Rector's Blog: The More You Love
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On my 10th birthday I got a CD player and my first two CDs. They were pop phenomenon Paula Abdul’s debut album, Forever Your Girl, and glam-rock band Cinderella’s Long Cold Winter. Thus began my obsession with collecting CDs. For the next 25 years, I would buy CDs any chance I could get. New, used, box sets, greatest hits, albums, singles – I even joined one of those CD of the month clubs. It very quickly became important to me to have a lot of CDs: the numbers mattered. I remember hitting 50 CDs, and then 100, and so on.
Of course, I loved music, but somehow the number, the size of the CD collection became just as important as actually listening and enjoying the music. I assumed CDs, which supplanted both vinyl records and cassette tapes, would last forever, and that my collection would grow along with me and last me a lifetime. And then, of course, the iPod happened. And then streaming services, and everything changed. Up until very recently I was incredibly resistant to the new ways of listening to music. I still have a CD player in my car – and I still use it! I still love CDs to an unreasonable degree. And my daughter recently got a Discman (I have no idea how) and has been dipping into my collection.
But something has shifted in me in the last couple years. I don’t think about the numbers anymore. I don’t think about collecting. I just listen. In some ways this digital development has freed me to be obsessed not with CDs, but with music itself. As a result, my palate has expanded, and I’m branching out and trying new things – allowing new kinds of music into my ears and heart. I find myself appreciating genres and artists I wouldn’t have given a chance before.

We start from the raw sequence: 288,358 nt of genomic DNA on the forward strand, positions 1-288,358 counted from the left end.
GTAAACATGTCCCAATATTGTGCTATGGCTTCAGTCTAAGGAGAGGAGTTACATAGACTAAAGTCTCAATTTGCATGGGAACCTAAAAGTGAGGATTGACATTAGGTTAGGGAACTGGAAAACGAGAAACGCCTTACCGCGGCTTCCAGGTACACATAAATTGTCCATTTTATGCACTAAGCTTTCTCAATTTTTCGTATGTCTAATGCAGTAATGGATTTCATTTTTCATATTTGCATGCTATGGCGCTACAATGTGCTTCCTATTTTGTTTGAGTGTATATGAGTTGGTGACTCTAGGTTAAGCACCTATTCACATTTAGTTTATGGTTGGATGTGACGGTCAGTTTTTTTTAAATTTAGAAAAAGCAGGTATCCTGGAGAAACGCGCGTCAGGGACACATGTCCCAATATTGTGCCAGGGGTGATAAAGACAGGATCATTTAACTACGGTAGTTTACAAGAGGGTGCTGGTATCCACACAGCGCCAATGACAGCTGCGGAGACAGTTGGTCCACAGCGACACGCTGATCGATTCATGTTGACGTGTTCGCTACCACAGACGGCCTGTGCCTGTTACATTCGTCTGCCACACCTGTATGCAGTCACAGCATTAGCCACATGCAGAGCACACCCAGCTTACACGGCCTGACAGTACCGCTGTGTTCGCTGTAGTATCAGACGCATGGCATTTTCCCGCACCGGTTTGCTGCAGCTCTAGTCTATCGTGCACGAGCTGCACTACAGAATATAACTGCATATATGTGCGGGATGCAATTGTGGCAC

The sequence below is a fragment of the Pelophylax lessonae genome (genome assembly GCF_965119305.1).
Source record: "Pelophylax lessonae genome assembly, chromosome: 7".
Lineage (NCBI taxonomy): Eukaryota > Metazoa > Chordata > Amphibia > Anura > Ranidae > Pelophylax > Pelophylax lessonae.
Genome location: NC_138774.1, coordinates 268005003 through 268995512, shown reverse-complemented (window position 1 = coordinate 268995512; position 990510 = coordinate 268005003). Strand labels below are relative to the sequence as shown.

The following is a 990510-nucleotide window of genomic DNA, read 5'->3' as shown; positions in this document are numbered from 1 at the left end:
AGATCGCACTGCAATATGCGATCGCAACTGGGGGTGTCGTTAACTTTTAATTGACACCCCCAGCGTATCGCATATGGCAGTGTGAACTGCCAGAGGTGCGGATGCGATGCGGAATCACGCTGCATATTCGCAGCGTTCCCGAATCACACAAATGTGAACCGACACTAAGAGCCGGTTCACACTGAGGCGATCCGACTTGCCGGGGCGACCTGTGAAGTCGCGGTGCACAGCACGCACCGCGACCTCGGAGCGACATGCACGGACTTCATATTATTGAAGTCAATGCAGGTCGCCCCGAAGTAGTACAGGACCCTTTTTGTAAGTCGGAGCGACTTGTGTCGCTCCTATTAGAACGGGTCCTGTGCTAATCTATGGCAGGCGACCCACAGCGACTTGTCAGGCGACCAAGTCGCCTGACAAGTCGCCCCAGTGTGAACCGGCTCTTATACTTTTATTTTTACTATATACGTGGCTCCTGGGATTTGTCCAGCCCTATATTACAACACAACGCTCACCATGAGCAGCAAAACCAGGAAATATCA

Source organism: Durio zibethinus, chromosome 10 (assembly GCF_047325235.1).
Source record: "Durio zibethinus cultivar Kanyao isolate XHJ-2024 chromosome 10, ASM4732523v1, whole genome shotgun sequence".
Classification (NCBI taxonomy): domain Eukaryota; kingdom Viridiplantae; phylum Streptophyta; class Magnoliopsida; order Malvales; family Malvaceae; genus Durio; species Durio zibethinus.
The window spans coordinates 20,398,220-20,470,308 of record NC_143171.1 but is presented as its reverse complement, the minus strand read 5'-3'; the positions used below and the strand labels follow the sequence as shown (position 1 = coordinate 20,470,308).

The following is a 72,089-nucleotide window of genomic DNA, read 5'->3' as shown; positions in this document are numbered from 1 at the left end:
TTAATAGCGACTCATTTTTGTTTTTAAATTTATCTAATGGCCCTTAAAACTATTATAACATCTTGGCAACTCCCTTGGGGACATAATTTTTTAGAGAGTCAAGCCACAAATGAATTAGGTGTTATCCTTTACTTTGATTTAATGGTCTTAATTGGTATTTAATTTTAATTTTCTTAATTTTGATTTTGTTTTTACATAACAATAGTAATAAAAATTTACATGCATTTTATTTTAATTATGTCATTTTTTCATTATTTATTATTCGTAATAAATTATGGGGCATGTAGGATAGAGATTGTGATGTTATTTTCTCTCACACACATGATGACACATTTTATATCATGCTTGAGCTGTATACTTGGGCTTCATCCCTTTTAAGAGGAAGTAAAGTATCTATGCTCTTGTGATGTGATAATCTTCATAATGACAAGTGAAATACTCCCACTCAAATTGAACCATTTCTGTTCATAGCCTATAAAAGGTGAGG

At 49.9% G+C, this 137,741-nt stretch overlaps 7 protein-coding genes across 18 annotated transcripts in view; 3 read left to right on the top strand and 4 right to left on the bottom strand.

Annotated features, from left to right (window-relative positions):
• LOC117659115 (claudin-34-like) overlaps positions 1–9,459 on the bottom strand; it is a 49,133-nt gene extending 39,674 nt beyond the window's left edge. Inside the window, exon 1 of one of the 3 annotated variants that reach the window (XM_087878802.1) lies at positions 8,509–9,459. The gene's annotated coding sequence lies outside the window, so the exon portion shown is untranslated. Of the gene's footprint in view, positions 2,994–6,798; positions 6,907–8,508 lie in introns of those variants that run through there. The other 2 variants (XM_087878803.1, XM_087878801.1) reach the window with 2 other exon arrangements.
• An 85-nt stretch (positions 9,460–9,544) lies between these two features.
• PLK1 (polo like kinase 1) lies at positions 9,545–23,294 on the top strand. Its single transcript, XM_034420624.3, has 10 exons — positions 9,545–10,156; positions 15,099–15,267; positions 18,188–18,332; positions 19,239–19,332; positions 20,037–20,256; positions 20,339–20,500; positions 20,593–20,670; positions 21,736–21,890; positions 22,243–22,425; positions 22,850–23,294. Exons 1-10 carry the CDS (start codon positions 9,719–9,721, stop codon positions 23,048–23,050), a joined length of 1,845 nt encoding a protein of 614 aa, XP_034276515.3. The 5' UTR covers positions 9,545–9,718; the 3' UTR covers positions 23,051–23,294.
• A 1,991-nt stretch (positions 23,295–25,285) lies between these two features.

There’s a book on my shelf that says on the cover, “The more you love music, the more music you love.” I have found that to be truer and truer since letting go of the numbers game.
Since becoming a parish priest, I have been obsessed with church growth. I have been obsessed with attendance numbers, with membership numbers, with pledge numbers. These have historically been the markers of “success” for a congregation and I, of course, want to be successful. And our church – Church of the Redeemer – wants to be successful too. We want to grow.
We even put it in our Vision Statement! And to our credit, for what it’s worth, we were growing in the years leading up to the pandemic: In attendance, membership, and giving, we were growing. We were successful.
And then the pandemic hit.
It’s not just that our numbers aren’t the same anymore, it’s that we have no idea what numbers matter or how. This isn’t like records being replaced by CDs, this is like streaming music showing up and completely altering the landscape. This is a seismic shift in our understanding of ourselves and our church community. We have fewer people in the building each Sunday than we had two years ago, but we have more people engaged with the church than ever before. How do we measure that? Are the people who participate in our Bible Study from Tennessee, Colorado, Vancouver, and Cleveland each week members? How about those who listen to our podcasts and share them with their friends? Are the hundreds of people who stream our worship service “attending” Church of the Redeemer? What counts? What is growth?